“Alcohol Free”- what does it mean

We know how I feel about spray tanners and solution companies labeling and calling their solutions “organic”. ( A reminder: there is no such thing and they just want to use fancy words to charge you more.DHA can be Ecocert APPROVED, like the DHA in The Gemma Line, but that’s as close as we get.)

What we also see are solutions labeled “alcohol free”.

But if our solutions had no alcohol in them, they would never dry and you would have a 60 minute appointment where your client spent 45 in front of a fan,never felt dry, and never came back to get a spray tan again.

First, let’s look at the benign “good” alcohols:

  • behenyl alcohol
  • caprylic alcohol
  • cetearyl alcohol
  • cetyl alcohol
  • decyl alcohol
  • lauryl alcohol
  • myristyl alcohol
  • isostearyl alcohol
  • oleyl alcohol
  • stearyl alcohol

These are emulsifiers and less drying and lock in moisture on the skin versus remove it because they are derived from fatty acids in plants.

Grab your solution bottle. Do you see any of these ingredients?

ethanol or ethyl alcohol

denatured alcohol


isopropyl alcohol

SD alcohol

benzyl alcohol  (that’s fragrance)

These are considered the “bad” alcohols that are drying in large amounts. If you see them on your bottle, you want them to be towards the end of the list.

From Paula’s Choice Skincare: When alcohol ingredients are at the top of an ingredient list, they are problematic for all skin types; when they are near the bottom of an ingredient list, they aren’t present in a high enough concentration to be considered a problem for skin.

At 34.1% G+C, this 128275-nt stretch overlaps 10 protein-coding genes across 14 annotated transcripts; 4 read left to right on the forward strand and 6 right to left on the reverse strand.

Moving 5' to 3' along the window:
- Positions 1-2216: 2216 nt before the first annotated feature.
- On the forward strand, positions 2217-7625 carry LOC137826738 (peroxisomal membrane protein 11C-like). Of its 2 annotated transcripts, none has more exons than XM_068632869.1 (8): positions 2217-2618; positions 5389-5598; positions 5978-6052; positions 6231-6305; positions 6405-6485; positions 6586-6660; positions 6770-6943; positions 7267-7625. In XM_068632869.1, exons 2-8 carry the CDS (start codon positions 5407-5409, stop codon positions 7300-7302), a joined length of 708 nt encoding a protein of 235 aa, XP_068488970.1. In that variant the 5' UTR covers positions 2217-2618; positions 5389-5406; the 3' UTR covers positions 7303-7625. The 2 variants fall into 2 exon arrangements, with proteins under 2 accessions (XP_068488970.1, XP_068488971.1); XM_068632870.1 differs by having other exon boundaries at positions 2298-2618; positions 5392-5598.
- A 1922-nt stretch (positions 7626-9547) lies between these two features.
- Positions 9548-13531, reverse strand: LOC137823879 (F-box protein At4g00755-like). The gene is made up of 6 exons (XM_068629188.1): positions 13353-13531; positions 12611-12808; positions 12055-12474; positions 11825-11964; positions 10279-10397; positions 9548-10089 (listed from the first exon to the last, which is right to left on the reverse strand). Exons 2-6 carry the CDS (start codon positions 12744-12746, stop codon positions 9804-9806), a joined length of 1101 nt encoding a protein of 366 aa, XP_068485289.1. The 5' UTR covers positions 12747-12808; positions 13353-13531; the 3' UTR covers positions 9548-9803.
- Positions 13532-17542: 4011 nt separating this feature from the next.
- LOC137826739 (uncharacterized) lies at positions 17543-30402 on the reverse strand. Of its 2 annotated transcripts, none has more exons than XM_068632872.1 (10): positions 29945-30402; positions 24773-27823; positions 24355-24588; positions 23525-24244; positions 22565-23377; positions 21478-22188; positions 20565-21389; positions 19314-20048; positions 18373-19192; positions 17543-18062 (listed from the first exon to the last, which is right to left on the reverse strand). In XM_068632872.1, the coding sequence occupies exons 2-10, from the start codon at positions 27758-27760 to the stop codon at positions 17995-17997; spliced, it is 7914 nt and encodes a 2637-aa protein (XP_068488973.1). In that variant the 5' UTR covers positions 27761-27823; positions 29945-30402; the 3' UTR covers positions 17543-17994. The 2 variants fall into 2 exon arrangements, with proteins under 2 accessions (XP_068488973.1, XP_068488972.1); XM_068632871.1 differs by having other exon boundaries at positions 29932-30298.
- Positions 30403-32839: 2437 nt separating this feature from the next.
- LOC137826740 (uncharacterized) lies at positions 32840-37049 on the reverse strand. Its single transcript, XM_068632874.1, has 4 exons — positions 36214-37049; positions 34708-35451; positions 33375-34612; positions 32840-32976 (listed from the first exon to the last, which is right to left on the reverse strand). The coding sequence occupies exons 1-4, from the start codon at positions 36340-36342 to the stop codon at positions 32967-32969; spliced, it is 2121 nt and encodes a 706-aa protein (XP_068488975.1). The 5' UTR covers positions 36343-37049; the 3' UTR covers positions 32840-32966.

The point being, they are all alcohol and yet your solution is labeled as alcohol free.

The point also being, “problematic” is with regular use for most of us, not daily use like in other cosmetic and skin care lines.

So your daily lotion is more important to monitor than a  biweekly or even weekly spray tan.

So why are they labeled “alcohol free”?

From the FDA:

Some consumers select “alcohol free” products because they believe ethyl alcohol dries out their skin or hair.

For many years cosmetic manufacturers have marketed certain cosmetic products that do not contain ethyl alcohol (also known as ethanol, or grain alcohol) as “alcohol free.” However, “alcohols” are a large and diverse family of chemicals, with different names and a variety of effects on the skin. This can lead to some confusion among consumers when they check the ingredient listings on cosmetic labels to determine alcohol content.

In cosmetic labeling, the term “alcohol,” used by itself, refers to ethyl alcohol. Cosmetic products, including those labeled “alcohol free,” may contain other alcohols, such as cetyl, stearyl, cetearyl, or lanolin alcohol. These are known as fatty alcohols, and their effects on the skin are quite different from those of ethyl alcohol. Isopropyl alcohol, which some consumers may think of as drying the skin, is rarely used in cosmetics.

As a whole, it’s cheaper to use ethanol, which makes cost to consumer lower. But this is also where you appreciate the higher priced brands who don’t use ethanol as their alcohol.
You have to find a middle. And you have to push maintenance and prep at all times, no matter the solution.

what brands do you love that use ethanol and what brands do you love that don’t?

One thought on ““Alcohol Free”- what does it mean

  1. Pingback: Buzzy Buzzwords…do you know what you’re advertising to clients? | Welcome!

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